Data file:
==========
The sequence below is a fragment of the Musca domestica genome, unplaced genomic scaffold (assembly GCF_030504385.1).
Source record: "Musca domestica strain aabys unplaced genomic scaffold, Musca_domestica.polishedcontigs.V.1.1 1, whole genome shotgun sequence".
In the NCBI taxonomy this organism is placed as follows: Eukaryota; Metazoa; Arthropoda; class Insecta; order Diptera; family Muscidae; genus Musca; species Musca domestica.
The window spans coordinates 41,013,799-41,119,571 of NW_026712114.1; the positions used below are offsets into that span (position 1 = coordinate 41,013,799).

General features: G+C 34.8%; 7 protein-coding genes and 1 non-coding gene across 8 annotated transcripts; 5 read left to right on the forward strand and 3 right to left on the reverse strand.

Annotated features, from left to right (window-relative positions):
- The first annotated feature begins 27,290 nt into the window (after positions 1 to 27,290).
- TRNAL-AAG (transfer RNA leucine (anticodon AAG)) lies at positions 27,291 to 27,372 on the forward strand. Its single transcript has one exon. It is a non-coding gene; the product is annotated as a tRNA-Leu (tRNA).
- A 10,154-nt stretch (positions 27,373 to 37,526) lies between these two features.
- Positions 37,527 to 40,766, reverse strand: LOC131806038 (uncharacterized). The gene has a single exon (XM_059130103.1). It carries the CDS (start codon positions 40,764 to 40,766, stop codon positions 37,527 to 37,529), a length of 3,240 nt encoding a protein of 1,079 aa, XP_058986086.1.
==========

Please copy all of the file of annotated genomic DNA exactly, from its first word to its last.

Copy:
The sequence below is a fragment of the Musca domestica genome, unplaced genomic scaffold (assembly GCF_030504385.1).
Source record: "Musca domestica strain aabys unplaced genomic scaffold, Musca_domestica.polishedcontigs.V.1.1 1, whole genome shotgun sequence".
In the NCBI taxonomy this organism is placed as follows: Eukaryota; Metazoa; Arthropoda; class Insecta; order Diptera; family Muscidae; genus Musca; species Musca domestica.
The window spans coordinates 41,013,799-41,119,571 of NW_026712114.1; the positions used below are offsets into that span (position 1 = coordinate 41,013,799).

General features: G+C 34.8%; 7 protein-coding genes and 1 non-coding gene across 8 annotated transcripts; 5 read left to right on the forward strand and 3 right to left on the reverse strand.

Annotated features, from left to right (window-relative positions):
- The first annotated feature begins 27,290 nt into the window (after positions 1 to 27,290).
- TRNAL-AAG (transfer RNA leucine (anticodon AAG)) lies at positions 27,291 to 27,372 on the forward strand. Its single transcript has one exon. It is a non-coding gene; the product is annotated as a tRNA-Leu (tRNA).
- A 10,154-nt stretch (positions 27,373 to 37,526) lies between these two features.
- Positions 37,527 to 40,766, reverse strand: LOC131806038 (uncharacterized). The gene has a single exon (XM_059130103.1). It carries the CDS (start codon positions 40,764 to 40,766, stop codon positions 37,527 to 37,529), a length of 3,240 nt encoding a protein of 1,079 aa, XP_058986086.1.